Protesters occupy Housing Development Agency

They are demanding money for rent while their homes are being rebuilt

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Beneficiaries of a project in KwaDwesi Extension in Gqeberha, Eastern Cape sat in the Housing Development Agency offices in Newton Park on Wednesday morning for four hours. Photo: Mkhuseli Sizani

  • At least 45 KwaDwesi Extension residents staged a sit-in at the Housing Development Agency (HDA) offices in Newton Park on Wednesday morning.
  • They are demanding money towards rent — rather than for bungalows to be erected for them — while their homes are being rebuilt.
  • But the Eastern Cape human settlements department says the contractors are not allowed to give the money to beneficiaries.
  • This despite the fact that it was done for a previous group.

At least 45 members of the KwaDwesi Extension community in Gqeberha (formerly Port Elizabeth) staged a four-hour sit-in at the Housing Development Agency (HDA) offices in Newton Park on Wednesday morning. They are demanding to be paid R1,500 they claim other beneficiaries got in 2018 for rent while their homes were being rebuilt.

Resident Nomangesi Shasha, who has four children, was among the protesters. Her family has been squashed in a one room shack for over a year. “Most of our furniture is badly stored in people’s garages and some of it is damaged. The landlords want the rent money. Some are already kicking us out or keeping our furniture until we pay them rent,” she said.

“I have a seven-month-old baby. We pee and poo in a bucket and throw it in the yard. At night we keep the bucket inside until the following day. The whole area stinks and our kids play in those unpleasant conditions. We have to beg for water.”

In August, the same group of residents blocked roads, demanding 50 RDP houses be immediately rebuilt. The houses were so poorly built that they were demolished in January 2020 in order to be rebuilt. But more than a year later, many of the beneficiaries are still living in shacks.

The protest on Wednesday followed an instruction by the Department of Human Settlements to the two housing contractors not to give the beneficiaries money. The contractors are just required to build the beneficiaries temporary bungalows while their homes are being built.

This angered the group who arrived at the agency’s office at 9:30am and refused to leave until their demand was met. The group threatened to burn the bungalows once they are brought into the area. Some residents even vowed to sleep at the offices until they got their money.

Ward 36 Councillor Nomonde Mhlobiso (ANC) and metro police were called to calm down the group, who were demanding to speak to the Human Settlements officials.

Khaya Panziso, chief construction project manager at the Department of Human Settlements, spoke to the beneficiaries and contractors over loudspeaker on Mhlobiso’s phone.

Panziso told the group that they were not aware of any previous rental fee arrangements with other beneficiaries. “Our contract requires the contractors to build temporary shelters for beneficiaries. We give the contractors money to do that. Only ten houses are allowed to be demolished at a time in order to quickly rebuild the houses.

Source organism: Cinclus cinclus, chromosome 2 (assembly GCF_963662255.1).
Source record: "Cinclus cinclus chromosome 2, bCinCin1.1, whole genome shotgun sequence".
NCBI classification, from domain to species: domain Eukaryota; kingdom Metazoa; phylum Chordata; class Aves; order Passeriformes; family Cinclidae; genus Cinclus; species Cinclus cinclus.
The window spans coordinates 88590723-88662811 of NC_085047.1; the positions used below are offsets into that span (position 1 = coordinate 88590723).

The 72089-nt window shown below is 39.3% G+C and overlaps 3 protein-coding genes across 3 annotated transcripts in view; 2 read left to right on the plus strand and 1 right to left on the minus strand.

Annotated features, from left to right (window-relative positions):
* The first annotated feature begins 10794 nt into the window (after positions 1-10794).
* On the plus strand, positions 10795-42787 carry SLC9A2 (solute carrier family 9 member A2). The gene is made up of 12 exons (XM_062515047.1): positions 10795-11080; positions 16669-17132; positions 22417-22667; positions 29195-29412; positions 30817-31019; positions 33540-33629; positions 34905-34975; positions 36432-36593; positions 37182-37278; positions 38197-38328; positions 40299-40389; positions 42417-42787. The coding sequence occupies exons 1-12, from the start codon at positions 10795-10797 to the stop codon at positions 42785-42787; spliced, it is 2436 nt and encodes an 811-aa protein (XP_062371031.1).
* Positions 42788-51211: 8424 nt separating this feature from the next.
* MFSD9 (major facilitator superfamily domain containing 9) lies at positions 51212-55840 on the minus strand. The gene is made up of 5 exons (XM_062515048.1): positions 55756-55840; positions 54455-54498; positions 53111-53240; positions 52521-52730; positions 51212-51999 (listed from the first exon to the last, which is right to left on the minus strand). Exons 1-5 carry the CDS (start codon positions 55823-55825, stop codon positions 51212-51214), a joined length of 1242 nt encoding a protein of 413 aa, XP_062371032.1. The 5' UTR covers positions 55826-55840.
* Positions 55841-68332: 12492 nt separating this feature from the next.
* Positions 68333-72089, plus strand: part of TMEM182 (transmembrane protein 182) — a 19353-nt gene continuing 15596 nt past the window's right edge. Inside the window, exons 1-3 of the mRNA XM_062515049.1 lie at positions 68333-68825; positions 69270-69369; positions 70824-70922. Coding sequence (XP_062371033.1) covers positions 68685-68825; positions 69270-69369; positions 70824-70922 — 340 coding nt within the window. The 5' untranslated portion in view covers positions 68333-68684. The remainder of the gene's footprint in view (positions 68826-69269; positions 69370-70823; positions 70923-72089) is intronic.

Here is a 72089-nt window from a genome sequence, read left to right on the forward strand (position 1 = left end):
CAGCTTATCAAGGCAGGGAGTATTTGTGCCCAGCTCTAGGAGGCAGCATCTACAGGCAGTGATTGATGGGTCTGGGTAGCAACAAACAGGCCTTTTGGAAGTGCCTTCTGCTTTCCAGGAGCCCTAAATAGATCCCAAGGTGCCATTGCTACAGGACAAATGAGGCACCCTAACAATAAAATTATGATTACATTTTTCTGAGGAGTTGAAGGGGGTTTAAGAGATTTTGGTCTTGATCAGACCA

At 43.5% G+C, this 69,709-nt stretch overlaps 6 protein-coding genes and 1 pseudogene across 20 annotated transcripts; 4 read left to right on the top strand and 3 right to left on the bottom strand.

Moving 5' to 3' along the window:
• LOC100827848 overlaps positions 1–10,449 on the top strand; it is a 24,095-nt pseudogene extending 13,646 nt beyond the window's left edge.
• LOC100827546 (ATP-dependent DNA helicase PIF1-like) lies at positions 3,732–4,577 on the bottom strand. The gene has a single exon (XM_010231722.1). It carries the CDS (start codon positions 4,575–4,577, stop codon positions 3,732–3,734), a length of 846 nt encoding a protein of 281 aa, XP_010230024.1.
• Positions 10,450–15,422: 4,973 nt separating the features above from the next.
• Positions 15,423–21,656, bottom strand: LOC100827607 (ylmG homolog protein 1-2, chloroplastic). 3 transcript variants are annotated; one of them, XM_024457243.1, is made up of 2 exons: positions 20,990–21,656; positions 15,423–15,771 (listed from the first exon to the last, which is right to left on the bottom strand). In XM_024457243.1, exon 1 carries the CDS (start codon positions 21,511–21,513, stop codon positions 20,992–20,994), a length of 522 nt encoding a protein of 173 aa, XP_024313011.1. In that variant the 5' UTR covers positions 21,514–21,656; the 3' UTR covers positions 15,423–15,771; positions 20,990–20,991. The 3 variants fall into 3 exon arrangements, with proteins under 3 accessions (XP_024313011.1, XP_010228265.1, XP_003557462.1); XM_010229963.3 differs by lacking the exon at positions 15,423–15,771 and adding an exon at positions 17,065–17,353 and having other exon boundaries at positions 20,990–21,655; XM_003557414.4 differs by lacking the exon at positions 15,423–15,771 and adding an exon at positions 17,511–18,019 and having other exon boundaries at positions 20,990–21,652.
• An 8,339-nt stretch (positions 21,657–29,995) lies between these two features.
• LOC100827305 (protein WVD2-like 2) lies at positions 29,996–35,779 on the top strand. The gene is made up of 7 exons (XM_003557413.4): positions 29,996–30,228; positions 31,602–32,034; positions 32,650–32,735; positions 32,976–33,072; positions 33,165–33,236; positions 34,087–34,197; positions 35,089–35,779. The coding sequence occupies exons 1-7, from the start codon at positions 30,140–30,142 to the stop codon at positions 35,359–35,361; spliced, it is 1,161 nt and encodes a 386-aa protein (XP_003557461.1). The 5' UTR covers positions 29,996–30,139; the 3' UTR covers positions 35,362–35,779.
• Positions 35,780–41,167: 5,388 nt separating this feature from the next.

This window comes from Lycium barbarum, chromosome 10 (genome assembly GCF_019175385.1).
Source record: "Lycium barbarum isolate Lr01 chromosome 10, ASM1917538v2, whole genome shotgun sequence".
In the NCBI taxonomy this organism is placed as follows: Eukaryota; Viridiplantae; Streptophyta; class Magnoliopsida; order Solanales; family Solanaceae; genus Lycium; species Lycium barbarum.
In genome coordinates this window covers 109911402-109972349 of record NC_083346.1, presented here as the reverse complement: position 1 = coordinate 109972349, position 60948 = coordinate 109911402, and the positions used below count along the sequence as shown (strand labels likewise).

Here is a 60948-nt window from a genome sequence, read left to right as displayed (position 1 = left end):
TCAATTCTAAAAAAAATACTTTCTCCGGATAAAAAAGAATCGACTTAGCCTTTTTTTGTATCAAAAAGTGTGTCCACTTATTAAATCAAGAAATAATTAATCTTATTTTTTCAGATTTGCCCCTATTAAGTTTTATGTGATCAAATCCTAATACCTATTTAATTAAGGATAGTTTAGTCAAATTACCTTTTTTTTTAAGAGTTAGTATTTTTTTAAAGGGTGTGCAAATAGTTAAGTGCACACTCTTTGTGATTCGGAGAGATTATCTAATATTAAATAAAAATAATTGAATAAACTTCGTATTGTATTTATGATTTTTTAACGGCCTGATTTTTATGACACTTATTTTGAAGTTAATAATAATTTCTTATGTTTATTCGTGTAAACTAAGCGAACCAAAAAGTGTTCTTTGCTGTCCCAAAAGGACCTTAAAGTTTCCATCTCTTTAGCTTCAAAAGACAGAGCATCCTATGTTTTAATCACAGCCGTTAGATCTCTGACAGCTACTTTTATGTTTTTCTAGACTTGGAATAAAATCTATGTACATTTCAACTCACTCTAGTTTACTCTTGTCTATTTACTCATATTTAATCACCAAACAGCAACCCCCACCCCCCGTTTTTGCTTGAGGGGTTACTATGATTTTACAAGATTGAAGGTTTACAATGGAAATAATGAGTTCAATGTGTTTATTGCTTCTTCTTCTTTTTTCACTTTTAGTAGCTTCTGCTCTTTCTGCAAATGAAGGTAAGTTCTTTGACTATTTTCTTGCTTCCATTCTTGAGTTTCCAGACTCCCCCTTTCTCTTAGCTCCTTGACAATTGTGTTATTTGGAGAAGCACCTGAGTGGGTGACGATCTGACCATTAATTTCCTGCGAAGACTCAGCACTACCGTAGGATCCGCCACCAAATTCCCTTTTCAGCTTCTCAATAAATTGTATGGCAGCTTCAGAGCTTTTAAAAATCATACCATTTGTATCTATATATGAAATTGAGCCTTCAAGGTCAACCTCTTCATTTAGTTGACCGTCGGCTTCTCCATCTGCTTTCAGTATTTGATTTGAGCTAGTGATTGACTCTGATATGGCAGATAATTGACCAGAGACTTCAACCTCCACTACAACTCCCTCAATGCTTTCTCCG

“If there was an arrangement of payment between the contractors and beneficiaries that was fraud,” he said.

Angered by his response, beneficiaries were heard shouting and insulting Panziso, accusing him of being dishonest.

The Bethelsdorp Rectification of Houses project started in 2018 to rebuild or fix RDP houses that were poorly constructed in 1998. The HDA is the implementing agent.

In January 2020, construction on another 100 houses for phase 2 started. Two contractors, BM Matshisi and Veren Builder, were each awarded 50 houses. But the project was disrupted by the Covid-19 lockdown in March.

Community leader Ntombizandile Kwekwani said that the department’s refusal to pay the money has divided the community. “The beneficiaries are very angry. They accuse us of stealing their money because during phase 1 those beneficiaries got the money,” she said.

Kwekwani said one of the beneficiaries came to his house in December, demanding his money and accusing him of pocketing the funds. “Today we decided to come here with them to get the answers directly from the officials because they think that we are liars,” she said.

Maria Mtetwa, owner of Maria Construction which was appointed in October to replace Veren Builder, said Phase 1 of the project went well because they made arrangements to pay the beneficiaries R1,500 towards rent, rather than put up bungalows with no water or toilets.

“In return the department was paying us per bangalow. But now the project has been halted as beneficiaries demand the same treatment like the previous beneficiaries. We can’t put up the bungalows because they vowed to torch them,” she said.

The residents ended the protest at about 2pm.

TOPICS:  Housing

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